The banking sector showed its most vulnerable face during the 2008 recession. Strict regulations and measures enacted soon after the crisis has been keeping banks on their toes. However, it has not been an easy ride for the sector. Are regulations enough to keep banks afloat? Will they survive another crisis?
Experts worldwide are embroiled in discussions over the state of banks. Questions are being asked about the viability of traditional, current, or futuristic models of banking. Recently, I attended the ‘The Future of Banking’ event, organized by the Young Fabians Society at Houses of Parliament in London. Speakers Professor Anastasia Nesvetailova and Marloes Nicholls discussed whether the sector has learnt the lessons from the 2008 crash and how the future could look. In this blog post, I am summarizing the most important takeaways from the event.
In her talk, Professor Anastasia Nesvetailova1 defined three visions for the developments in the banking sector.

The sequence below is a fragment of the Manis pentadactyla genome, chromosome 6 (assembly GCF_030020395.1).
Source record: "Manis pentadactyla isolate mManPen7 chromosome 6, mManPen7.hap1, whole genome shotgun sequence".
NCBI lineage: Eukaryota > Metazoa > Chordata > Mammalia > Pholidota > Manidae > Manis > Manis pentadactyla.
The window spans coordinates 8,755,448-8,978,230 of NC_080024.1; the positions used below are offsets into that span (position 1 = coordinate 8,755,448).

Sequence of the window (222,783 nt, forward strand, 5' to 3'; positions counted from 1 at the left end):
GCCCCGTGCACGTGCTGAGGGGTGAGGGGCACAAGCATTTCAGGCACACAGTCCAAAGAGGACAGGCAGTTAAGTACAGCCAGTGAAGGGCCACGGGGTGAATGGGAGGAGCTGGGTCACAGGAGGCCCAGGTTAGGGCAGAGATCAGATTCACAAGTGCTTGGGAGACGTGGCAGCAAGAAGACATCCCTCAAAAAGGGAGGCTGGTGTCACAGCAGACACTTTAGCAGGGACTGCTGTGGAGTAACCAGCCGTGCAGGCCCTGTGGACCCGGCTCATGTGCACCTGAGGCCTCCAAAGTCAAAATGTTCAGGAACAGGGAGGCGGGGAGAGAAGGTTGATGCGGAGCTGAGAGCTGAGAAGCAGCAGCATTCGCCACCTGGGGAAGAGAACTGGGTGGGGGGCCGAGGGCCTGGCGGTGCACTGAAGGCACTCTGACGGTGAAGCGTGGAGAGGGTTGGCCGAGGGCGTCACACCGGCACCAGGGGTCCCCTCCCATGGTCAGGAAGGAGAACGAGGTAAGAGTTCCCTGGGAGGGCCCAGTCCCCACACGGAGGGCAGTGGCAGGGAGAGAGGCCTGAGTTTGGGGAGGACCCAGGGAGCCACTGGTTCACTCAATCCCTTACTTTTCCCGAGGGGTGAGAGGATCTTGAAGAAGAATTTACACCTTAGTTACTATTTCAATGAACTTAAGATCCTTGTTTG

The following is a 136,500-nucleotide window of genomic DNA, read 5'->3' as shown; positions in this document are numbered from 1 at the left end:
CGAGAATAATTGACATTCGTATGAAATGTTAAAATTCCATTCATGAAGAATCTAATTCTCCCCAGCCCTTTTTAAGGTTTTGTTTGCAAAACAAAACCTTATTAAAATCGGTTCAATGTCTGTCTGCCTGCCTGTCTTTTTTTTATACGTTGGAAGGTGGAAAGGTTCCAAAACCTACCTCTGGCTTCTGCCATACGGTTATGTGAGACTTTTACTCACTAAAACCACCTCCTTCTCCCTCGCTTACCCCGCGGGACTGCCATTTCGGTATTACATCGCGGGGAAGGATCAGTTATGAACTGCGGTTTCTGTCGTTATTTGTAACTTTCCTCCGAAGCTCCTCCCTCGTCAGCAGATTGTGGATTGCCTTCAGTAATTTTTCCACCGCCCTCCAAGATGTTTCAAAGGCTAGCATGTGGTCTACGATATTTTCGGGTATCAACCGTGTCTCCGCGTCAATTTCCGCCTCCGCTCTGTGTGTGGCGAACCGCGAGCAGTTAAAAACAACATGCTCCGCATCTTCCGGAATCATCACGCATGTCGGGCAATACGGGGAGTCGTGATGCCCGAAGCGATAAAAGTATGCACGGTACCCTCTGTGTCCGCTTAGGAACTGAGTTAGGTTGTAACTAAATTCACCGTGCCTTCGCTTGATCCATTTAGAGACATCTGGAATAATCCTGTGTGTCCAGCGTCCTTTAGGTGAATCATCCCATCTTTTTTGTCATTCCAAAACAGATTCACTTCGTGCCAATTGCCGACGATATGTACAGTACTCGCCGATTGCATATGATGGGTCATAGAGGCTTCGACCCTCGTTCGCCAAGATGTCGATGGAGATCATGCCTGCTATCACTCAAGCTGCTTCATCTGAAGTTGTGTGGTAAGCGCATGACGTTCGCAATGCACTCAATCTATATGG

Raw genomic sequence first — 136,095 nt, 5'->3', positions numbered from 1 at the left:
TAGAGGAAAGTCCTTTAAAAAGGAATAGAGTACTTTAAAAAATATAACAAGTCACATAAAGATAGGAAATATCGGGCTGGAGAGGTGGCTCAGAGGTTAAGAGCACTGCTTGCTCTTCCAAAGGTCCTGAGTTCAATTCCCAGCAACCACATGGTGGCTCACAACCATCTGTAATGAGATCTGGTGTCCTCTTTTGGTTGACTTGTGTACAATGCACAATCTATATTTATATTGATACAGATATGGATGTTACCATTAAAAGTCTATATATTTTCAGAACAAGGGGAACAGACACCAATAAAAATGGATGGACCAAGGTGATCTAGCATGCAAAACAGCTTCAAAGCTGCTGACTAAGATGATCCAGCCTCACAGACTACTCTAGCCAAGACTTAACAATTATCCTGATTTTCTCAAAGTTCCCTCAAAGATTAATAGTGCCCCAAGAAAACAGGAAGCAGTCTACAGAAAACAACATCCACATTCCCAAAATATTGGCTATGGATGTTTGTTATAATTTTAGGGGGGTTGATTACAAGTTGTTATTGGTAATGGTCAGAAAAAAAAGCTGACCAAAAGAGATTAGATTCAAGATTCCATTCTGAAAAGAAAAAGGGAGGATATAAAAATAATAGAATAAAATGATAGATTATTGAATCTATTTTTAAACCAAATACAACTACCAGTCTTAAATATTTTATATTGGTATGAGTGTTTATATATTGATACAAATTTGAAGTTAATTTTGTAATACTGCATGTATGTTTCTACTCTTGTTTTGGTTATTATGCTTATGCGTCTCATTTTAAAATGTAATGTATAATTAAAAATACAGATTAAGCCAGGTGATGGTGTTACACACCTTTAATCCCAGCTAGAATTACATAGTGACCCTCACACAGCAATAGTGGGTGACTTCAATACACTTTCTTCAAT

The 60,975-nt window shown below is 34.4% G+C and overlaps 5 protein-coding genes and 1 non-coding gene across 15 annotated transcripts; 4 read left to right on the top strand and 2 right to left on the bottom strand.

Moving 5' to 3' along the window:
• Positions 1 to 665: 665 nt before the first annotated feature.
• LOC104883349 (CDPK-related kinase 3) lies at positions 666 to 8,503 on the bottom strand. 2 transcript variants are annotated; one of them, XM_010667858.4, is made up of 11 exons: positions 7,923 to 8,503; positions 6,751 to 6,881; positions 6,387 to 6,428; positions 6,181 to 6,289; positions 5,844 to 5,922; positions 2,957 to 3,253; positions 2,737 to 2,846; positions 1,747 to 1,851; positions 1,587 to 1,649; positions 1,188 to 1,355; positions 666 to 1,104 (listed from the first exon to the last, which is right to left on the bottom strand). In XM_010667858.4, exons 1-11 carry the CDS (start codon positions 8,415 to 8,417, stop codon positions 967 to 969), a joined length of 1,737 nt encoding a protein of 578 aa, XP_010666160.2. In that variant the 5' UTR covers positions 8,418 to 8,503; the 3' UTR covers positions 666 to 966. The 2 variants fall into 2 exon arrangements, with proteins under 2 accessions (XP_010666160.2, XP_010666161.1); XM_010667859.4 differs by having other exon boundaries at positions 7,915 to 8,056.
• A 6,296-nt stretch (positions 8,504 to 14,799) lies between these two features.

Speaker Marloes Nicholls2 talked about the main banking tensions that affect banks in the UK. They are struggling with diversity and competition, long-term needs, low financial engagement, and a need for public policy, among others. The country’s low financial literacy is not helping the situation. Marloes recommends three solutions to remedy the UK banking sector: a) Serving the real economy and working closely with policymakers, b) Banking for the long-term delivering long-term value, and c) Respecting customers – creating a public process involving customers, civil sources, and regulators. The most important aspect remains that technology be applied effectively for the enhancement of the sector.
Given the fact that technology does what it does – it evolves – banks inevitably will need to follow suit. The amount of continuous transformation that is required in the banking industry is truly herculean. Embracing innovation and new technologies is the only and desired hygiene factor for banks.
1 Anastasia Nesvetailova – Professor, Labour Party’s Economic Advisory Committee member and Director of City’s Political Economy Research Centre.
2 Marloes Nicholls – Programme Manager, Finance, at Meteos; Director of the Money Comms Lab; and Project Manager and lead researcher at BankingFutures.